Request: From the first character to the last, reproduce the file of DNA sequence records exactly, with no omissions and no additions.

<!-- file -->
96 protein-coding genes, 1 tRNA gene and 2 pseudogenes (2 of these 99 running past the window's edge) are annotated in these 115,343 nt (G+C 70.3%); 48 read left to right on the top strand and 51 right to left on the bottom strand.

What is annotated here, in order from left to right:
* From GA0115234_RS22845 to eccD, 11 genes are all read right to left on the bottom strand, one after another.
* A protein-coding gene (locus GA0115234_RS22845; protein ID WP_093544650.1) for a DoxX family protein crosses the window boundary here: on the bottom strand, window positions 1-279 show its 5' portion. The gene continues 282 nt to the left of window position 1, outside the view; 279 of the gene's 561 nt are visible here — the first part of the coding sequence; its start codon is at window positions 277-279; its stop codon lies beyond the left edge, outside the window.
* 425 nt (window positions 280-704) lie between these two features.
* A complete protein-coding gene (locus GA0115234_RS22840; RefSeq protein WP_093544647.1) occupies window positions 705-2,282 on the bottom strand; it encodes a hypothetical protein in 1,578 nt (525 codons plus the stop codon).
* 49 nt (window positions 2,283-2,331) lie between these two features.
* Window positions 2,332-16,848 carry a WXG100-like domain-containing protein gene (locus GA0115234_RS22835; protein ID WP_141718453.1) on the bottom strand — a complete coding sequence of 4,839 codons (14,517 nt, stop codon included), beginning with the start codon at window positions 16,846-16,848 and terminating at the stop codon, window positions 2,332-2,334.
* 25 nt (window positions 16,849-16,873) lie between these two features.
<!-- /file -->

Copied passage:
96 protein-coding genes, 1 tRNA gene and 2 pseudogenes (2 of these 99 running past the window's edge) are annotated in these 115,343 nt (G+C 70.3%); 48 read left to right on the top strand and 51 right to left on the bottom strand.

What is annotated here, in order from left to right:
* From GA0115234_RS22845 to eccD, 11 genes are all read right to left on the bottom strand, one after another.
* A protein-coding gene (locus GA0115234_RS22845; protein ID WP_093544650.1) for a DoxX family protein crosses the window boundary here: on the bottom strand, window positions 1-279 show its 5' portion. The gene continues 282 nt to the left of window position 1, outside the view; 279 of the gene's 561 nt are visible here — the first part of the coding sequence; its start codon is at window positions 277-279; its stop codon lies beyond the left edge, outside the window.
* 425 nt (window positions 280-704) lie between these two features.
* A complete protein-coding gene (locus GA0115234_RS22840; RefSeq protein WP_093544647.1) occupies window positions 705-2,282 on the bottom strand; it encodes a hypothetical protein in 1,578 nt (525 codons plus the stop codon).
* 49 nt (window positions 2,283-2,331) lie between these two features.
* Window positions 2,332-16,848 carry a WXG100-like domain-containing protein gene (locus GA0115234_RS22835; protein ID WP_141718453.1) on the bottom strand — a complete coding sequence of 4,839 codons (14,517 nt, stop codon included), beginning with the start codon at window positions 16,846-16,848 and terminating at the stop codon, window positions 2,332-2,334.
* 25 nt (window positions 16,849-16,873) lie between these two features.